State education funding can cause huge disagreements among communities with the state. The question state governments face constantly is how to distribute the revenues evenly to ensure that each school district gets its fair share. New York and Pennsylvania offer two examples of how state funds can be fought over. New York City holds nearly half the population of the state, yet it receives proportionally less per student from the state government than other districts in New York. Residents of upstate New York have little desire to see their state tax dollars sent to New York City schools, which they see as too bureaucratic and wasteful. Residents of central Pennsylvania feel the same about education expenditures in Philadelphia and Pittsburgh.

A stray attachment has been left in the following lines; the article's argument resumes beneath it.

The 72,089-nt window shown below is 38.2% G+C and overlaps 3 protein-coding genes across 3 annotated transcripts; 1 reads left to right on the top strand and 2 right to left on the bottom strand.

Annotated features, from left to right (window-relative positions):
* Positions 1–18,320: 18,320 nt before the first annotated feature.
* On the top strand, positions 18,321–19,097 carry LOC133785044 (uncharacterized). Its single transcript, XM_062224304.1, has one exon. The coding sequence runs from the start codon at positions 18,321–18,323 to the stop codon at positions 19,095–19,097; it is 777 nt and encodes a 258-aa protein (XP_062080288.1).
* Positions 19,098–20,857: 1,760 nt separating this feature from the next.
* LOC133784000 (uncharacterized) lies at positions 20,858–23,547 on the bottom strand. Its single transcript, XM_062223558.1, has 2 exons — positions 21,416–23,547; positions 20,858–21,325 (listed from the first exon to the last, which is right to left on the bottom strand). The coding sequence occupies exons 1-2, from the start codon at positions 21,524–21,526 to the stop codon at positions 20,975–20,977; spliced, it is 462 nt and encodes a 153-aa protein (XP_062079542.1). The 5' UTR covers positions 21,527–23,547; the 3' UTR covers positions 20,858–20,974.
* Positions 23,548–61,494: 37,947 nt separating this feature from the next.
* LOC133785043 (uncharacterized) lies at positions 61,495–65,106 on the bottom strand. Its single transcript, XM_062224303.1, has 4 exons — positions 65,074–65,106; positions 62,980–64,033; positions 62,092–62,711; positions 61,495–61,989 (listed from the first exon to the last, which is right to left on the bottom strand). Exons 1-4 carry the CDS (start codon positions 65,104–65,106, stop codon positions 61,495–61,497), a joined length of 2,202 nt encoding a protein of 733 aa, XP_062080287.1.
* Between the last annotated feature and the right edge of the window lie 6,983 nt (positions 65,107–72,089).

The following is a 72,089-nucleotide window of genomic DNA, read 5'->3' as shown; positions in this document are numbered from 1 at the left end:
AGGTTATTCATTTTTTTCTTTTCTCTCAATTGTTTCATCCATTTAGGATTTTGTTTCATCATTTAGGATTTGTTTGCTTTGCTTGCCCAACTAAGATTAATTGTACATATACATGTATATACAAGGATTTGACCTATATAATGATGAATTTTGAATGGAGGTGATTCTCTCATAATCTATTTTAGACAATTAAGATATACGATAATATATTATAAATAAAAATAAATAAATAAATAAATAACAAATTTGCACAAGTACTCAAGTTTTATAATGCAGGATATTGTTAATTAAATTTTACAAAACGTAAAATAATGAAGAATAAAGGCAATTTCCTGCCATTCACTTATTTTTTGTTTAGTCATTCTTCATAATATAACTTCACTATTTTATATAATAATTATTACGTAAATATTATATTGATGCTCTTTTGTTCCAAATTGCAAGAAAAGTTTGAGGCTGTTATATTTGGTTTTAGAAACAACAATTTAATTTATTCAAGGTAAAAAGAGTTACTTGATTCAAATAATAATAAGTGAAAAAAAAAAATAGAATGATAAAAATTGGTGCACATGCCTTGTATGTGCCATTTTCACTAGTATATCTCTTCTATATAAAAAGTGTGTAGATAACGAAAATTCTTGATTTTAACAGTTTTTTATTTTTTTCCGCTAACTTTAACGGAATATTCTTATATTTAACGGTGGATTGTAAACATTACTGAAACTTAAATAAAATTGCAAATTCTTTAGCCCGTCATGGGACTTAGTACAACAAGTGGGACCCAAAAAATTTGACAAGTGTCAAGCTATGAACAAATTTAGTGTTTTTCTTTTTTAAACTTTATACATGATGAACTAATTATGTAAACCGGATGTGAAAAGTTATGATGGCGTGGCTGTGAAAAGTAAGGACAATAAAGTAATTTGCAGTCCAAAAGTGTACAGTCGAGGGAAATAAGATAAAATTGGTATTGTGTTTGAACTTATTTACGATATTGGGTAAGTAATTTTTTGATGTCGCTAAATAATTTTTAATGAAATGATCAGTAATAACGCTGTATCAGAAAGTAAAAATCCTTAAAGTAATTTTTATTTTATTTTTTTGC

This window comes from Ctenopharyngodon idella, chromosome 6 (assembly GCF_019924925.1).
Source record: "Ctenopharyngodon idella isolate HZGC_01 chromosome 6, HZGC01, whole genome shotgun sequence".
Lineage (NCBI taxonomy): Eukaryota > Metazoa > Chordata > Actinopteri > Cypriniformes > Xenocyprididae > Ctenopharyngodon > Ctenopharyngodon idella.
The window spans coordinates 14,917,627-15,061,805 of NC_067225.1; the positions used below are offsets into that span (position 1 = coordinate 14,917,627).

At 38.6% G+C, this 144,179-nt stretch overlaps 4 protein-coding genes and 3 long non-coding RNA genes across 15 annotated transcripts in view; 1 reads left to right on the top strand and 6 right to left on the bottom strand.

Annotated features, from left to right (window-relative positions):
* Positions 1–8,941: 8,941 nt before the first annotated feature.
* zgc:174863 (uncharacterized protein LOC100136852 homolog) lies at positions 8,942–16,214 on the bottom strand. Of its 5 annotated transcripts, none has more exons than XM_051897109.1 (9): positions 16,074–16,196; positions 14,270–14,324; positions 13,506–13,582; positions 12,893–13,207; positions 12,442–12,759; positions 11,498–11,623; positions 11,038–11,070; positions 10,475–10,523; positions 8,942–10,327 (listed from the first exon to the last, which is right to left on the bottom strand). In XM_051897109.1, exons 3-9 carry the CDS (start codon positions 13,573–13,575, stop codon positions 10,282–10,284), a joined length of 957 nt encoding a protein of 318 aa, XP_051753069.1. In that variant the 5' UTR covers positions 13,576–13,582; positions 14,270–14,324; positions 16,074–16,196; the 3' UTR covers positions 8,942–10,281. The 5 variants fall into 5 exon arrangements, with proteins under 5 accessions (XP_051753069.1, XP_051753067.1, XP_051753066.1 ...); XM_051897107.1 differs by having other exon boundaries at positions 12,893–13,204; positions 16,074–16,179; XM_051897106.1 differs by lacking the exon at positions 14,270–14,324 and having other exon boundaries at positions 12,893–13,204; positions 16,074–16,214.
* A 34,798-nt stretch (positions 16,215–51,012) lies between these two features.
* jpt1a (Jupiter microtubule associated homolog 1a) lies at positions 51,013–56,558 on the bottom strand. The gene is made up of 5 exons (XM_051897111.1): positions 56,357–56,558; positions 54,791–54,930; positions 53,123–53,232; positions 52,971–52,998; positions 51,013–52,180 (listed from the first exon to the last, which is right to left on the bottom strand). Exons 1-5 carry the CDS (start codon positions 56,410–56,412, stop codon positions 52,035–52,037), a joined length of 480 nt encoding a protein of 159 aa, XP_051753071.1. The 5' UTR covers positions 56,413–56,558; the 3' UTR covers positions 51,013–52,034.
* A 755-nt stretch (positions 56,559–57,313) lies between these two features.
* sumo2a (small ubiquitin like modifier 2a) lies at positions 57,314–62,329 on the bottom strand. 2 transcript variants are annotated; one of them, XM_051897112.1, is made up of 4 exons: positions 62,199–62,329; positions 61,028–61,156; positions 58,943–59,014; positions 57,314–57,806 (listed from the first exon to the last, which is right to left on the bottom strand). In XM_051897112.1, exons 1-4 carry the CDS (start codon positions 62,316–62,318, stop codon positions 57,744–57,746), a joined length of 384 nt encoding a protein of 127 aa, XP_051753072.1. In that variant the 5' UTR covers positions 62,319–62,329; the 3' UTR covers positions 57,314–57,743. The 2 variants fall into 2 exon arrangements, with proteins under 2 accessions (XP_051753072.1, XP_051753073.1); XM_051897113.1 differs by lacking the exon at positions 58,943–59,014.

Urban and rural areas have separate needs and challenges. A large city may have an established infrastructure that allows its school officials to approach private companies for assistance. A local computer company may donate computer equipment to the city schools, for example. Yet city schools are often decrepit (many school buildings in New York City are heated by coal furnaces), classes are crowded, and teacher turnover is high. In rural areas, classes are unlikely to be overcrowded, and teachers may stay longer in one place. But having fewer students can also mean having access to fewer resources, and there may not be enough students in a given district to justify the expense of, for example, a special education program for developmentally disabled children.